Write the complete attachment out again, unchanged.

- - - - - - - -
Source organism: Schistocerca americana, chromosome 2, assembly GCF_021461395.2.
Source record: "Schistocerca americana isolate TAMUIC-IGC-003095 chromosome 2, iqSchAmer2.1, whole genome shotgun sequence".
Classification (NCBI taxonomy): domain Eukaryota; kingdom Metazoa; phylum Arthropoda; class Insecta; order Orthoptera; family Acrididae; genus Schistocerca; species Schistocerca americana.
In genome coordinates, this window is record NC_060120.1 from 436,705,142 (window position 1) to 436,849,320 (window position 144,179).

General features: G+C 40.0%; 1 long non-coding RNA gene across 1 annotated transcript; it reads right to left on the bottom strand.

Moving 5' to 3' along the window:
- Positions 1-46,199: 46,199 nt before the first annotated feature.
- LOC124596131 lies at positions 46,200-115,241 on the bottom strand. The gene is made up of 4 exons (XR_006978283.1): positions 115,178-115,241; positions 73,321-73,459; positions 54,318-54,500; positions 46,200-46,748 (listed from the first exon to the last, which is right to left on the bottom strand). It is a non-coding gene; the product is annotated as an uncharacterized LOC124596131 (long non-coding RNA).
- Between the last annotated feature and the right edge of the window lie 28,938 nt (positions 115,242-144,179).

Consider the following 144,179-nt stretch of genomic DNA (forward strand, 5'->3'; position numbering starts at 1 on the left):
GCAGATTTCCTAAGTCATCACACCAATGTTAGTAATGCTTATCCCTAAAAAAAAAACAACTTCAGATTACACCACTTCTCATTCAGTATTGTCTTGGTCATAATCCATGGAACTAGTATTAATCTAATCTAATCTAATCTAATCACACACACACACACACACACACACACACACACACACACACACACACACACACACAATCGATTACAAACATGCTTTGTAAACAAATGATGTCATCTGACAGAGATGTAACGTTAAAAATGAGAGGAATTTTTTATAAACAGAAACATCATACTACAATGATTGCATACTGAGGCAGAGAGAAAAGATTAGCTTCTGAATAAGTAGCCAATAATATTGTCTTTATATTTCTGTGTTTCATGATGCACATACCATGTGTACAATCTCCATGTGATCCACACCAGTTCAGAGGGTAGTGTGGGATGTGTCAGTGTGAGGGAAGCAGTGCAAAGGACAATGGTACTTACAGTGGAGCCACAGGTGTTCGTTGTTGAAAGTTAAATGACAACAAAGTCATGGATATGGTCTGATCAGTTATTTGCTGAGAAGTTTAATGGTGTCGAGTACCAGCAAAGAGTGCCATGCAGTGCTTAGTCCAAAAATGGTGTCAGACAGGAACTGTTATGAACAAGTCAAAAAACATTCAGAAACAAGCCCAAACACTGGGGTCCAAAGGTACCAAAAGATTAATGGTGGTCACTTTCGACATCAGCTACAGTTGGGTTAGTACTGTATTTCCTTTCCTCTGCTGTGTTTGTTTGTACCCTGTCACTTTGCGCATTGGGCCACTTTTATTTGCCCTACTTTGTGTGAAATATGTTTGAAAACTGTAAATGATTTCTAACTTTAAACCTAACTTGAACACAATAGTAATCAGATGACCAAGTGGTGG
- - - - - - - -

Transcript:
Source organism: Schistocerca americana, chromosome 2, assembly GCF_021461395.2.
Source record: "Schistocerca americana isolate TAMUIC-IGC-003095 chromosome 2, iqSchAmer2.1, whole genome shotgun sequence".
Classification (NCBI taxonomy): domain Eukaryota; kingdom Metazoa; phylum Arthropoda; class Insecta; order Orthoptera; family Acrididae; genus Schistocerca; species Schistocerca americana.
In genome coordinates, this window is record NC_060120.1 from 436,705,142 (window position 1) to 436,849,320 (window position 144,179).

General features: G+C 40.0%; 1 long non-coding RNA gene across 1 annotated transcript; it reads right to left on the bottom strand.

Moving 5' to 3' along the window:
- Positions 1-46,199: 46,199 nt before the first annotated feature.
- LOC124596131 lies at positions 46,200-115,241 on the bottom strand. The gene is made up of 4 exons (XR_006978283.1): positions 115,178-115,241; positions 73,321-73,459; positions 54,318-54,500; positions 46,200-46,748 (listed from the first exon to the last, which is right to left on the bottom strand). It is a non-coding gene; the product is annotated as an uncharacterized LOC124596131 (long non-coding RNA).
- Between the last annotated feature and the right edge of the window lie 28,938 nt (positions 115,242-144,179).

Consider the following 144,179-nt stretch of genomic DNA (forward strand, 5'->3'; position numbering starts at 1 on the left):
GCAGATTTCCTAAGTCATCACACCAATGTTAGTAATGCTTATCCCTAAAAAAAAAACAACTTCAGATTACACCACTTCTCATTCAGTATTGTCTTGGTCATAATCCATGGAACTAGTATTAATCTAATCTAATCTAATCTAATCACACACACACACACACACACACACACACACACACACACACACACACACACACACAATCGATTACAAACATGCTTTGTAAACAAATGATGTCATCTGACAGAGATGTAACGTTAAAAATGAGAGGAATTTTTTATAAACAGAAACATCATACTACAATGATTGCATACTGAGGCAGAGAGAAAAGATTAGCTTCTGAATAAGTAGCCAATAATATTGTCTTTATATTTCTGTGTTTCATGATGCACATACCATGTGTACAATCTCCATGTGATCCACACCAGTTCAGAGGGTAGTGTGGGATGTGTCAGTGTGAGGGAAGCAGTGCAAAGGACAATGGTACTTACAGTGGAGCCACAGGTGTTCGTTGTTGAAAGTTAAATGACAACAAAGTCATGGATATGGTCTGATCAGTTATTTGCTGAGAAGTTTAATGGTGTCGAGTACCAGCAAAGAGTGCCATGCAGTGCTTAGTCCAAAAATGGTGTCAGACAGGAACTGTTATGAACAAGTCAAAAAACATTCAGAAACAAGCCCAAACACTGGGGTCCAAAGGTACCAAAAGATTAATGGTGGTCACTTTCGACATCAGCTACAGTTGGGTTAGTACTGTATTTCCTTTCCTCTGCTGTGTTTGTTTGTACCCTGTCACTTTGCGCATTGGGCCACTTTTATTTGCCCTACTTTGTGTGAAATATGTTTGAAAACTGTAAATGATTTCTAACTTTAAACCTAACTTGAACACAATAGTAATCAGATGACCAAGTGGTGG